By October 1909 croquet’s misdemeanours must have been forgiven, because in October permission was given to hold a Tournament in the week commencing 2nd May 1910 run by a croquet sub-committee - and no charge was to be levied for horse hire for rolling the ground! It was at the same meeting agreed that 2 members should be nominated to serve on the General Committee in order to serve the interests of Croquet players.
No mention of Croquet thereafter in the minutes of the General Committee until after the years of the Great War. The sub-committee presumably kept their own records, but these have not survived. Perhaps, more importantly, Croquet did not inflame the passions of the General Committee for good or ill. It is suspected that no croquet was played during the war years.
[CD is aware that Budleigh Salterton Croquet Club held a tournament in 1914 but then the groundsman was called-up. Play did continue for Belgian refugees and officers, for half-rate fees but activity, although much reduced, did continue.]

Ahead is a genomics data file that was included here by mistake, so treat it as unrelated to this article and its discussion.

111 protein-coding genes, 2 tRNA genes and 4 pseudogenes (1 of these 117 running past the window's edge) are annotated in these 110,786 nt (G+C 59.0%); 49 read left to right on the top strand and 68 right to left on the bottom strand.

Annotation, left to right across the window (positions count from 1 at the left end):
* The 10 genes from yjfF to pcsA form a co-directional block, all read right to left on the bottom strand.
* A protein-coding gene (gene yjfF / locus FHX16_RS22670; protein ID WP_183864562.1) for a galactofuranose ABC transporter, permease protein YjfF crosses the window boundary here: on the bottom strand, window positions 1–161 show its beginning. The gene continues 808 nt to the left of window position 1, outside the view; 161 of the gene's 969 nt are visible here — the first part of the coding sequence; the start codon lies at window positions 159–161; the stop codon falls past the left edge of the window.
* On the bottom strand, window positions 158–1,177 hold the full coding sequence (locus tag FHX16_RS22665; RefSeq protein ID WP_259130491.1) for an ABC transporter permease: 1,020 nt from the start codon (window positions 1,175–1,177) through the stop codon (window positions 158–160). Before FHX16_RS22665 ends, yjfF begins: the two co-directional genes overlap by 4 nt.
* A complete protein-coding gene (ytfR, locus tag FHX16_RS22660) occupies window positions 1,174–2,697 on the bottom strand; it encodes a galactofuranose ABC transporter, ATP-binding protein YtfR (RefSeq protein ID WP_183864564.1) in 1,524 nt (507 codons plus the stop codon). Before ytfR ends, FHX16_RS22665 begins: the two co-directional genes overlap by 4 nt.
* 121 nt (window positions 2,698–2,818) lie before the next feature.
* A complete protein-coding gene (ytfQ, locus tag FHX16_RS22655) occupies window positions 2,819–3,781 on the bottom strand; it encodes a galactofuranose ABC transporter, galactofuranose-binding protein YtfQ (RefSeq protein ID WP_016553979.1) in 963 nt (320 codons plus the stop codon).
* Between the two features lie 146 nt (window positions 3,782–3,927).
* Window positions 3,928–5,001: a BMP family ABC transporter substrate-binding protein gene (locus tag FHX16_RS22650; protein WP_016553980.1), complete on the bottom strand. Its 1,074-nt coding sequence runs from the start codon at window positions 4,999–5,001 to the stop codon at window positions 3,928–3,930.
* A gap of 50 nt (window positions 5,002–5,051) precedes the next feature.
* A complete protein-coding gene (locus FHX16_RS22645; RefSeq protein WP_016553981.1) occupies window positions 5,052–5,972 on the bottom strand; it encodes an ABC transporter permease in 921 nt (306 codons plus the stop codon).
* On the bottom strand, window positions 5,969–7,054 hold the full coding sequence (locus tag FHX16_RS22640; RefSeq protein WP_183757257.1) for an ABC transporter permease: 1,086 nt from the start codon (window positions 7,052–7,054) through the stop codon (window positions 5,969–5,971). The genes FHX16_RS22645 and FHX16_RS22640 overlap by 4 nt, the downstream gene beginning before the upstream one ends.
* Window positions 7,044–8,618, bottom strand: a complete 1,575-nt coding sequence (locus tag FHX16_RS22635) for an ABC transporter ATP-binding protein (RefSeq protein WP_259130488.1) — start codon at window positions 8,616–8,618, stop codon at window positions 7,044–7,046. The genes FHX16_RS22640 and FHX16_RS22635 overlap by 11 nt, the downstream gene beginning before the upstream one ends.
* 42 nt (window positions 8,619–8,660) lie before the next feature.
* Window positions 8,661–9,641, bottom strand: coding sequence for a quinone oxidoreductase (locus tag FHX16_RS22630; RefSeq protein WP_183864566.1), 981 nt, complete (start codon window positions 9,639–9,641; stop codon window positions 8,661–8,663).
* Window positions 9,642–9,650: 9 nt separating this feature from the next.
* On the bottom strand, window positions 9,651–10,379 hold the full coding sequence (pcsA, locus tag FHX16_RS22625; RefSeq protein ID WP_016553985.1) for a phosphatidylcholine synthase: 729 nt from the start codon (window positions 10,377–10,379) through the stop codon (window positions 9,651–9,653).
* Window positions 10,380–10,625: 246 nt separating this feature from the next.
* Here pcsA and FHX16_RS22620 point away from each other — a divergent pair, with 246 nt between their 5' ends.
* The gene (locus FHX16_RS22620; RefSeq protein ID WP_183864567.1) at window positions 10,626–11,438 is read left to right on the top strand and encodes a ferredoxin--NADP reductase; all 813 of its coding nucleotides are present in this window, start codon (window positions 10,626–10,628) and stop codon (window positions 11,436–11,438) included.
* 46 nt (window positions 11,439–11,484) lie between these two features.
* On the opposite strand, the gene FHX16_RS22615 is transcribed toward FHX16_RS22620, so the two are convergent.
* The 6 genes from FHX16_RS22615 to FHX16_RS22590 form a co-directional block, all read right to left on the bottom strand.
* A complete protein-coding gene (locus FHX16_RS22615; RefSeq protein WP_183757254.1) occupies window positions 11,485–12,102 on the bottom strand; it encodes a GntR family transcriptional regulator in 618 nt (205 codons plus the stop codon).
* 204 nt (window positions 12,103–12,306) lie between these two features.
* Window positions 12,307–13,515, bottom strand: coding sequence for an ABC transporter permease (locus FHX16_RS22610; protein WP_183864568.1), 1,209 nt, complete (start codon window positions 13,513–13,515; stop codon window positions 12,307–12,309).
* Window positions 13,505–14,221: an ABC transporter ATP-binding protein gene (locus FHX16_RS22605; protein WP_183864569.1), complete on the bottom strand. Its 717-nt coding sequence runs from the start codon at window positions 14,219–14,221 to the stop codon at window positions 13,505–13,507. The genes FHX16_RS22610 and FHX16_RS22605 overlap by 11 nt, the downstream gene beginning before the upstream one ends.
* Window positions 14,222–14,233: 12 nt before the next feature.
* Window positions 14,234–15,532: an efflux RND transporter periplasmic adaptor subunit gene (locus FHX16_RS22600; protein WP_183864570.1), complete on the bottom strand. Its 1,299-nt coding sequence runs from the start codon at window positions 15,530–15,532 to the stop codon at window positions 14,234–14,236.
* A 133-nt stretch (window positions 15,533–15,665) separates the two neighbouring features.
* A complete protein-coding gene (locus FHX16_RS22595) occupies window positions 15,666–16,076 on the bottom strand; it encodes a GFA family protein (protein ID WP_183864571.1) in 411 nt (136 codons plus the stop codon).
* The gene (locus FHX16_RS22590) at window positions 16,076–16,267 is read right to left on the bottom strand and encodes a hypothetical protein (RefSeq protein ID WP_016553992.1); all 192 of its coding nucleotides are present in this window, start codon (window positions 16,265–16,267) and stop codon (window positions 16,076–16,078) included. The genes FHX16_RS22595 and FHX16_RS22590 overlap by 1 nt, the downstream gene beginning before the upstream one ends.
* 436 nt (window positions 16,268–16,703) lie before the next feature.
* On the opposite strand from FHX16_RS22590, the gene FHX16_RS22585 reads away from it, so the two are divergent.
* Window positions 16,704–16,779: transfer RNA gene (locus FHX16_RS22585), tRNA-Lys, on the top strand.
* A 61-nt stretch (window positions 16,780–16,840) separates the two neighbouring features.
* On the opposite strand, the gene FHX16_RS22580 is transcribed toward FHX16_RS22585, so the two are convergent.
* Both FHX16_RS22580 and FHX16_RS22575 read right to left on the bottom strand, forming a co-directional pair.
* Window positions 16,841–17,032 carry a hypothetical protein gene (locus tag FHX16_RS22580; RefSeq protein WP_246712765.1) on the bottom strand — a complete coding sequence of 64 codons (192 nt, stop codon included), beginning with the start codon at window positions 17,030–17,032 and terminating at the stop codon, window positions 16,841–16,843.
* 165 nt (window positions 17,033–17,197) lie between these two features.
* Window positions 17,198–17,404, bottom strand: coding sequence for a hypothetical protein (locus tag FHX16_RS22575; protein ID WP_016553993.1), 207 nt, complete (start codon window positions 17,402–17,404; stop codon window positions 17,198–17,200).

Croquet resumed after the war and in April 1920 reference is made to the cost of a new Croquet Lawn at £72 10 shillings [c£3,262]. This probably refers to a decision taken way back in December 1908 when 'the matter of levelling the ground immediately south of the existing croquet lawns near Station Road was deferred'. Tournaments did restart as minutes of a May 1920 meeting record the winning of a cup in competition. It was agreed to 'send a letter of thanks to Dr Colclough for his handsome offer to either give back the Cup he won at Croquet or present a new one for competition!' The Club presently holds 2 cups bearing the name of Colclough, one hallmarked 1914, the other hallmarked 1922 and presented 30th April 1923; the inference being that the good doctor was generous enough to return the one and also buy and present another.